This School Year, American Eagle Aims To Dominate Denim

Long the favorite jeans of American teens, American Eagle Outfitters is launching an exclusive collaboration with Maddie and Kenzie Ziegler for its back-to-school campaign. The new effort will include social-media takeovers, introducing teens to a 1990s vibe that ruled classrooms long before they were born.

New denim always tops teens’ back-to-school shopping lists, and American Eagle usually ranks No. 1. This year, it's out to expand that dominance, winning over Gen Z and Gen Alpha with a retro collection designed in partnership with the famed “Dance Mom” siblings, called AE x Maddie & Kenzie.

"The socially connected Ziegler sisters and their personal approach to styling represent a genuine connection to our customer community, providing the inspiration to incorporate AE jeans into any outfit, for any occasion," said Jennifer Foyle, president and executive creative director, in the company's announcement.



The sisters also headline the retailer's back-to-school campaign, modeling the collection on their social channels. Ads are also running on its site, in-store and on all owned social, including Instagram and TikTok. There's also an extensive out-of-home effort, including a 3D billboard in Times Square and advertising liveboards throughout New York.

It's hard to overstate AEO’s outsized presence in teens' closets. In Piper Sandler's closely-watched "Taking Stock with Teens" survey, it's the No. 2 apparel brand, topped only by Nike, beating Lululemon, H&M and Shein, and other teen specialty retailers. That list includes J. Crew's Madewell, Abercrombie & Fitch and its Hollister banner.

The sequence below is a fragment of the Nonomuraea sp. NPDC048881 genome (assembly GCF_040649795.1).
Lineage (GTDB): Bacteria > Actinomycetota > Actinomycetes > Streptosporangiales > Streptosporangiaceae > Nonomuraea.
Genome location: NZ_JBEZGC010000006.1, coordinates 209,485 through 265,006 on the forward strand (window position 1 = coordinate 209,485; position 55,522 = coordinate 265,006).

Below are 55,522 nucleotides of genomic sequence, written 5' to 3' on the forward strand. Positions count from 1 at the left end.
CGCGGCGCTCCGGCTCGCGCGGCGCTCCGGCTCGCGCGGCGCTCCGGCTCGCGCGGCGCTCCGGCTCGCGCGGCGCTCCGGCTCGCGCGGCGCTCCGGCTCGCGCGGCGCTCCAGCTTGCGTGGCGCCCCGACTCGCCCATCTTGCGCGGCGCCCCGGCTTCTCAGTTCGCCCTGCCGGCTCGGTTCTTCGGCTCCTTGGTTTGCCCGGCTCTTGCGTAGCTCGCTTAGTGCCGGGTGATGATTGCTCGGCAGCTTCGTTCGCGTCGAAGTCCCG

Of course, Levi's is also out to win those teens over, launching fresh back-to-school creative to further support its massive anniversary celebration for the 501 collection.

American Eagle's sales grew 2% to a record $1.1 billion in its most recent quarterly results. And while its Aerie stores continued to be the company's fastest-growing, American Eagle's results saw sequential improvement. However, sales declined 2% as teens (and their parents) continued to slow down spending.

But experts anticipate a boost to spending industrywide as the economic outlook settles. The National Retail Federation predicts that families with kids in elementary through high school will spend about $890 on back-to-school items this year, up $25 more from last year. And those with college-bound kids are forecast to raise their spending even more, at $1,367 per student, up from $1,200 in 2021.

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